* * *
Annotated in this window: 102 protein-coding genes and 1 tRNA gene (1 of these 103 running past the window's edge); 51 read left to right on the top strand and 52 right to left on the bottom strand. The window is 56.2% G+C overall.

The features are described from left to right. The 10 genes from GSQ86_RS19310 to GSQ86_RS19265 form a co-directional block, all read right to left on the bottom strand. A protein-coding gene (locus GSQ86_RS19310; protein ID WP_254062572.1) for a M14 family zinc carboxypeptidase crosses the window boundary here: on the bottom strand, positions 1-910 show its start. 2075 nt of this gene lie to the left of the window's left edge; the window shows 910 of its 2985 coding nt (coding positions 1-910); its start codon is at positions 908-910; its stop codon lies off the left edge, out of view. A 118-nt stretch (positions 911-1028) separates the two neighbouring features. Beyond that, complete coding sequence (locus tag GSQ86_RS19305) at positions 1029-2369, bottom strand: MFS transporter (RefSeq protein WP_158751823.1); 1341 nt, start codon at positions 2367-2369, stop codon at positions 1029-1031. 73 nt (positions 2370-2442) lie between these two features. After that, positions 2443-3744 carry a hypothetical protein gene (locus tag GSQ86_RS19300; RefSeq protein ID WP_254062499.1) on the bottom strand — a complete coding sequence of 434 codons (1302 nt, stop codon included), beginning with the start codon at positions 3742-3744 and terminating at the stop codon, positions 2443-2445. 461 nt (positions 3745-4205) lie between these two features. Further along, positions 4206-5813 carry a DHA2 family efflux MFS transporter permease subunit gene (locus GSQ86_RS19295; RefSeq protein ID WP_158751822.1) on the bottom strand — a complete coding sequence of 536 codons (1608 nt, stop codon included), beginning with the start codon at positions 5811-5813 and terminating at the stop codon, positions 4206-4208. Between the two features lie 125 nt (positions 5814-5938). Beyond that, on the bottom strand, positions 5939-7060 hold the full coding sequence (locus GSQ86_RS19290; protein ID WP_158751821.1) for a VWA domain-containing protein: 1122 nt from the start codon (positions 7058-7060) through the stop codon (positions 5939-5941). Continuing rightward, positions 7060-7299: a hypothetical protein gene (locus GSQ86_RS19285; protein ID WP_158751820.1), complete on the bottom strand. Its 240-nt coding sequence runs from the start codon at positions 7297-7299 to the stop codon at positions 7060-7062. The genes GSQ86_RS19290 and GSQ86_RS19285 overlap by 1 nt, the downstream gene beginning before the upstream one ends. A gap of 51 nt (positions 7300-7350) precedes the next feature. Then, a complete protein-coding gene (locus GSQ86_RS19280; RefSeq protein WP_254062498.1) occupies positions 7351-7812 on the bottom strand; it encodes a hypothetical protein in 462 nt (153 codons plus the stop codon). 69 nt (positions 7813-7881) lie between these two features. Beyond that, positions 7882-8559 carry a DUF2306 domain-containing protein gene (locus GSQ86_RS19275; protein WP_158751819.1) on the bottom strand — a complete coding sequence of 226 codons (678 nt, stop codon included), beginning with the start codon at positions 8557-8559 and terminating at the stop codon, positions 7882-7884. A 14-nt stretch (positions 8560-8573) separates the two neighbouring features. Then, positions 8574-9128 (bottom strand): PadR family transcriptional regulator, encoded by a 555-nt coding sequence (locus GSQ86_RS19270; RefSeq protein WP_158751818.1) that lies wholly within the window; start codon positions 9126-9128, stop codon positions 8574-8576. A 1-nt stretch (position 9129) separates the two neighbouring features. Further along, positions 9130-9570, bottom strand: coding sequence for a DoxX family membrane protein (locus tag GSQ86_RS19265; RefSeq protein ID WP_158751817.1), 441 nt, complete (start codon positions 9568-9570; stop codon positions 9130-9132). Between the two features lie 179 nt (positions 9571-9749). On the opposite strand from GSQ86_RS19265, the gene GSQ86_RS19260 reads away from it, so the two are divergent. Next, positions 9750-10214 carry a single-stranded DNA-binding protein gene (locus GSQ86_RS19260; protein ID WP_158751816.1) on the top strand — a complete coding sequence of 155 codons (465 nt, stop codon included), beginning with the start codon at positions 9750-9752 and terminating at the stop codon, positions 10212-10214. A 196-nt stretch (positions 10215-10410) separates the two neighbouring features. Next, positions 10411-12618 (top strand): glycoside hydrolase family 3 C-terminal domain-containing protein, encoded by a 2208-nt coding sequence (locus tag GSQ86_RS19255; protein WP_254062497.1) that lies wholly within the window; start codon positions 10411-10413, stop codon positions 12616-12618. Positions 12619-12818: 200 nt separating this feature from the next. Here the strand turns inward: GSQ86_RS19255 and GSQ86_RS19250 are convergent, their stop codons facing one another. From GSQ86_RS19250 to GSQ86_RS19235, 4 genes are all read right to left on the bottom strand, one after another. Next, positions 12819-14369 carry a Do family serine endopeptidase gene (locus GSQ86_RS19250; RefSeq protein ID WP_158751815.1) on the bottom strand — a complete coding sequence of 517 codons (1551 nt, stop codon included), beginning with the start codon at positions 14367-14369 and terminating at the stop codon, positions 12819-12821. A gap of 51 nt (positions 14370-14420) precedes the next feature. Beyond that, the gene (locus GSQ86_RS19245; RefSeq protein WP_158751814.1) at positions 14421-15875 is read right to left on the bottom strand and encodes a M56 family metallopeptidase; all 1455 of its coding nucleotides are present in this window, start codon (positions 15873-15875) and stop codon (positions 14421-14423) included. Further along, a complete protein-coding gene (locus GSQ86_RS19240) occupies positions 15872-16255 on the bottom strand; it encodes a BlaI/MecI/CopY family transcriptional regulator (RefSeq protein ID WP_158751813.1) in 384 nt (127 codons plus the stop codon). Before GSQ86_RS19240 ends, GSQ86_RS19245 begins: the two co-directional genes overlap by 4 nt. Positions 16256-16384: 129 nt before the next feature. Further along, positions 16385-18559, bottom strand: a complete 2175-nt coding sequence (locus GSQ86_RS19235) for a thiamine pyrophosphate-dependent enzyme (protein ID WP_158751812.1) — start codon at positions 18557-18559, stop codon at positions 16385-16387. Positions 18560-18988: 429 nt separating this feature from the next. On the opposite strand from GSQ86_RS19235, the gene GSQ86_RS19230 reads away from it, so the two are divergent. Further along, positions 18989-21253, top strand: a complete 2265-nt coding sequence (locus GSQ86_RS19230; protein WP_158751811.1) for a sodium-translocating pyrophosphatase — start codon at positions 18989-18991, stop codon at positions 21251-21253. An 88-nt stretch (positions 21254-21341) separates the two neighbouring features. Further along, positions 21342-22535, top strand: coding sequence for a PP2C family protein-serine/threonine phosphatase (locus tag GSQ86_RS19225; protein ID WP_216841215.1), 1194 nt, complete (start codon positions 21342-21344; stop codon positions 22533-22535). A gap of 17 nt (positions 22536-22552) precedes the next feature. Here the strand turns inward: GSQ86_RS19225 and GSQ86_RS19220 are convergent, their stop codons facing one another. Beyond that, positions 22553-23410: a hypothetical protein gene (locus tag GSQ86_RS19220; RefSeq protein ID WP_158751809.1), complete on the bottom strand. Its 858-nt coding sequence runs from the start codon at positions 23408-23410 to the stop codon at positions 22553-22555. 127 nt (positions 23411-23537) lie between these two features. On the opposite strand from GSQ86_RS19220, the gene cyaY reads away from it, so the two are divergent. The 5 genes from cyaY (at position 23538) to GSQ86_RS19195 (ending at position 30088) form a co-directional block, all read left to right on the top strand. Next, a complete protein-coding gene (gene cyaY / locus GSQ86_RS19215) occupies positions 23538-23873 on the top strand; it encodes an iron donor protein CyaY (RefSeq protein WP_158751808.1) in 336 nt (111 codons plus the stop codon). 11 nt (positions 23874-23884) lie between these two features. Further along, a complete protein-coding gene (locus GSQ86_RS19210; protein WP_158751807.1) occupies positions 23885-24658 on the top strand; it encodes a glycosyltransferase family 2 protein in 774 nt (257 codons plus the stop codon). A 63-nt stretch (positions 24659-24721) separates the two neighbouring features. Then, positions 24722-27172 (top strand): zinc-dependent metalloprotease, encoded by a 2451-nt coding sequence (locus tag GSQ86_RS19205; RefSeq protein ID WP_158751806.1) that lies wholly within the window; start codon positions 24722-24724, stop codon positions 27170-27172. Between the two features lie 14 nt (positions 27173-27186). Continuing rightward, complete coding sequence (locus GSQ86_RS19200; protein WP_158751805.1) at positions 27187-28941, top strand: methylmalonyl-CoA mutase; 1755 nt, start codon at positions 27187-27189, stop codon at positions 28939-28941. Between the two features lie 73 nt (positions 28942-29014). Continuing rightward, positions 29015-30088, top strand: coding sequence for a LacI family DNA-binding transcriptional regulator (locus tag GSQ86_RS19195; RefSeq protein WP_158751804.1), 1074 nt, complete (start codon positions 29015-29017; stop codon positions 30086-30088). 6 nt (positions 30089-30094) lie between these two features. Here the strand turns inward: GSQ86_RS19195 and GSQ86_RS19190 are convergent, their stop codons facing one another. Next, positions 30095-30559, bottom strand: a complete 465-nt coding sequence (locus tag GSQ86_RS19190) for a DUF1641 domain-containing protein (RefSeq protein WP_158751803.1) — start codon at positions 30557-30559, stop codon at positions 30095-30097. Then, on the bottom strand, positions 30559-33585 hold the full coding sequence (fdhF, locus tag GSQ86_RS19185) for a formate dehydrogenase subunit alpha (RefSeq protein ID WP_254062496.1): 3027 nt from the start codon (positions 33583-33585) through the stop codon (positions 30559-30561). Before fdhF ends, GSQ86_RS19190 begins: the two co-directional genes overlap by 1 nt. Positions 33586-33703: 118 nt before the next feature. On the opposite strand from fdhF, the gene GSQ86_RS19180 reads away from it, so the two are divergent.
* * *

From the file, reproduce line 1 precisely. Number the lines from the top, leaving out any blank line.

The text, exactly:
Annotated in this window: 102 protein-coding genes and 1 tRNA gene (1 of these 103 running past the window's edge); 51 read left to right on the top strand and 52 right to left on the bottom strand. The window is 56.2% G+C overall.